Storm surge model

The National Oceanography Centre Liverpool works with the Met Office to develop storm surge forecasting models for the Environment Agency.

Maintenance and development of operational tide-surge models

Schematic diagram of the surge forecast and flood warning systemTide-surge models are run in real-time as part of the forecast suite of models at the Met Office. Results are transmitted to the Environment Agency and used, together with data from the National Tide Gauge Network, for coastal flood warning in England and Wales.

The first operational surge forecasts were run in 1978 using coarse grid surge and atmospheric models. The current system uses the 7-km NEMO model. The previous system comprised a 12-km shelf model (CS3X), with refinements to 1km and a 1-D river model to provide useful predictions in the complex regime of the Bristol Channel and Severn Estuary.

Comparison between observed and predicted (6–18 hrs in advance) surges at Sheerness

Surge models run four times per day producing forecasts up to two days ahead. The model surge is combined with tides predicted at tide gauge sites to give the best estimate of the total water level. The Bristol Channel models have also been tuned to provide accurate water level forecasts, eliminating some problems in combining tide and surge in this highly non-linear area.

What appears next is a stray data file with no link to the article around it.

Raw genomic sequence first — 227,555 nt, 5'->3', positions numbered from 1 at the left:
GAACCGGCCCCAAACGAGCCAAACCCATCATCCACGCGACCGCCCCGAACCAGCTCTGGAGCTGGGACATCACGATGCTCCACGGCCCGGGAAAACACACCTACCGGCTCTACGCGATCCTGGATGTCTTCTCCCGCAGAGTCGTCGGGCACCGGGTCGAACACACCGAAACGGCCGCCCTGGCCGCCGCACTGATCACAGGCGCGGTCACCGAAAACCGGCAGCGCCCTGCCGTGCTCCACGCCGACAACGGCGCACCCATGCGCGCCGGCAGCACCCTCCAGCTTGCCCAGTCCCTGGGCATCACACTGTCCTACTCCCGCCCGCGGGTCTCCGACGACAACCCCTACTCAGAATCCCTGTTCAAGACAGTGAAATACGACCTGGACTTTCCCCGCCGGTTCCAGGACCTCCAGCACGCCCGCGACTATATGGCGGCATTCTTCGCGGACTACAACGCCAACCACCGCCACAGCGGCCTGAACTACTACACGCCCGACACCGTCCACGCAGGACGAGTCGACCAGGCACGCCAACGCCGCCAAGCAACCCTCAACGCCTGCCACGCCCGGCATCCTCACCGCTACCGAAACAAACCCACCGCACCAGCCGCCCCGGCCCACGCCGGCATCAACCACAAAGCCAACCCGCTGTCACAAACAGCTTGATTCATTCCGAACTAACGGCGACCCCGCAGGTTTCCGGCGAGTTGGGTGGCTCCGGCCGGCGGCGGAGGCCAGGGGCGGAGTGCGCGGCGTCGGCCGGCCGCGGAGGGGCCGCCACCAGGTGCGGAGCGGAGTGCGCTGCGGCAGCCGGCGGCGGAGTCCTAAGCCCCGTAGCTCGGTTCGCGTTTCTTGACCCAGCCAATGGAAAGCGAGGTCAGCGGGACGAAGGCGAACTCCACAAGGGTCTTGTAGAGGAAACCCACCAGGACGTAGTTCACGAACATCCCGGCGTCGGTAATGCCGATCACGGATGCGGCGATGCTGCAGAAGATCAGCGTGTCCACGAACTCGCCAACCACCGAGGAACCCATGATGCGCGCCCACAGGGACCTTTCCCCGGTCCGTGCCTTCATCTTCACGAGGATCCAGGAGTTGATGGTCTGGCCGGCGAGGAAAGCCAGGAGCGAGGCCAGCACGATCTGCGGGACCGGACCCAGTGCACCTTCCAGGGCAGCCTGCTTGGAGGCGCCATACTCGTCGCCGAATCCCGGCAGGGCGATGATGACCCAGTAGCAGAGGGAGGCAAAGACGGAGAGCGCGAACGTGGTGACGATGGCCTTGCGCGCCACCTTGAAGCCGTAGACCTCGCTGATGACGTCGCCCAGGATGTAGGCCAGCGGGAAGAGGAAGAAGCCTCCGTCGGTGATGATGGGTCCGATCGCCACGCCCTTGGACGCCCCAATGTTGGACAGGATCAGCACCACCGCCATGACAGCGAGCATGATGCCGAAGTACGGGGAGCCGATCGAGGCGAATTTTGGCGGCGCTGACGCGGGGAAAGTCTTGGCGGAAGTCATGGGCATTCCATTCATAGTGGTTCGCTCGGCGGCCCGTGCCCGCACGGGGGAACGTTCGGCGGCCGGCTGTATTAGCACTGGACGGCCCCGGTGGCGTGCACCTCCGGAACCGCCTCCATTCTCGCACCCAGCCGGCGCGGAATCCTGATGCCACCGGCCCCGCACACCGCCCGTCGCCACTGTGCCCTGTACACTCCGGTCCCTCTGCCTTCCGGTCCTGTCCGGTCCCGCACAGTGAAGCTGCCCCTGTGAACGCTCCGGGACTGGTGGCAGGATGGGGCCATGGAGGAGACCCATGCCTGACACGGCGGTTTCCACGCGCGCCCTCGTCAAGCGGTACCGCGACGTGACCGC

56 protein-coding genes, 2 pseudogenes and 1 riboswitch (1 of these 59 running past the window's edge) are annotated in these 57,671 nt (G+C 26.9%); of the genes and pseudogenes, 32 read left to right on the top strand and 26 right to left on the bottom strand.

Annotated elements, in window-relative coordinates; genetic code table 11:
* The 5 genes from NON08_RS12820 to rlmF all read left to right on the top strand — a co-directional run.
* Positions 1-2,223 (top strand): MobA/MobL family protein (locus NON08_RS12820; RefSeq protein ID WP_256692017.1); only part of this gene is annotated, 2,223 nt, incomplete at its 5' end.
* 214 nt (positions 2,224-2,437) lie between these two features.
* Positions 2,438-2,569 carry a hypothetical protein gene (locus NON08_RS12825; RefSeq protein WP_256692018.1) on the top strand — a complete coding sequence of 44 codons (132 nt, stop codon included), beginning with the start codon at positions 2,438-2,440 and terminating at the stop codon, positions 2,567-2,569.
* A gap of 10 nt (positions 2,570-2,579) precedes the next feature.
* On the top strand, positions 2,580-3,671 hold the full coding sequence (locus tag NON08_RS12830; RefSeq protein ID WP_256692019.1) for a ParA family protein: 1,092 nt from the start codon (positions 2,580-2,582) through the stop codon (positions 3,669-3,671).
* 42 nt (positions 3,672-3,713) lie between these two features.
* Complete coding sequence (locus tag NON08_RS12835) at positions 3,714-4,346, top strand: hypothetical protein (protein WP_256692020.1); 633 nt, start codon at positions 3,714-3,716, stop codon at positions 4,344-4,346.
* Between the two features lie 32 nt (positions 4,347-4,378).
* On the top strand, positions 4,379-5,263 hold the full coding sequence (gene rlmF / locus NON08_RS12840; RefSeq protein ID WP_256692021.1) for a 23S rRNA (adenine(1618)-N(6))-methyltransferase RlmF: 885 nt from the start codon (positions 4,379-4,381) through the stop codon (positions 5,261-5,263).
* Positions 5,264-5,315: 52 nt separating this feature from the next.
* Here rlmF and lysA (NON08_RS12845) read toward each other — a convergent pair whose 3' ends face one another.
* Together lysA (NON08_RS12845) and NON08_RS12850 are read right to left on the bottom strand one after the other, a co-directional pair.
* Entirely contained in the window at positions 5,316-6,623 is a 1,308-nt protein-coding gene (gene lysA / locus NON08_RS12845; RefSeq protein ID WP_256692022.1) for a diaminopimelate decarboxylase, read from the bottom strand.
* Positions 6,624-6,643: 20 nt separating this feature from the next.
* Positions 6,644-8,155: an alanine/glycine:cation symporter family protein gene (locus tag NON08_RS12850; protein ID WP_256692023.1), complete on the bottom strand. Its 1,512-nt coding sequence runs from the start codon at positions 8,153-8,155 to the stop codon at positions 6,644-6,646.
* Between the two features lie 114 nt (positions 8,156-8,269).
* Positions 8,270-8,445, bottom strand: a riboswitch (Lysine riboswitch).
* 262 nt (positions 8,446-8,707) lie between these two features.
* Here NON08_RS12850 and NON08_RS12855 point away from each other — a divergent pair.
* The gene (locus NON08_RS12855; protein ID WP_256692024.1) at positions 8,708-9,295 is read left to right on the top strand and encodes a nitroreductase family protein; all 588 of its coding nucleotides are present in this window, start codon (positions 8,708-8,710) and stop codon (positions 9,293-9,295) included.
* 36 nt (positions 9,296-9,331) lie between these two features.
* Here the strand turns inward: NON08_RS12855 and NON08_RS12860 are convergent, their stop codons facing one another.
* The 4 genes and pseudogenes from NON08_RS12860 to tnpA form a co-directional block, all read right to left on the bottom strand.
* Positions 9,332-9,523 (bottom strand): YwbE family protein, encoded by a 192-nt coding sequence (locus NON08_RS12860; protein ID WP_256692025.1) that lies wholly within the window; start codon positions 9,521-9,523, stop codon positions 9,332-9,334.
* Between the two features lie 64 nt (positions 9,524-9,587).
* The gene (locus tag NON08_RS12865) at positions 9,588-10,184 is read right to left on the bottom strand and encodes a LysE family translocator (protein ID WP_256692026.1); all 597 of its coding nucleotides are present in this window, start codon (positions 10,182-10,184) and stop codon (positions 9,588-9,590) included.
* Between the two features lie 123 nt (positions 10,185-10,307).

Predicted distribution of surge (m) at 2200 GMT 4/2/1999 from the CS3 modelModel performance is routinely monitored at the National Oceanography Centre Liverpool by comparing forecast results with observations every month. Typical root-mean-square errors are about 10cm. Significant forecast errors are investigated and causes diagnosed so that the system can be progressively improved.

Flood warnings from the

Environmental Agency

Storm surge animations

Previous | Next

View zoomed-in animations for:
Water level 15-min interval forecast
Surge level 15-min interval forecast

Surge model outputs

View the lastest surge forecasts from the UK operational storm surge model.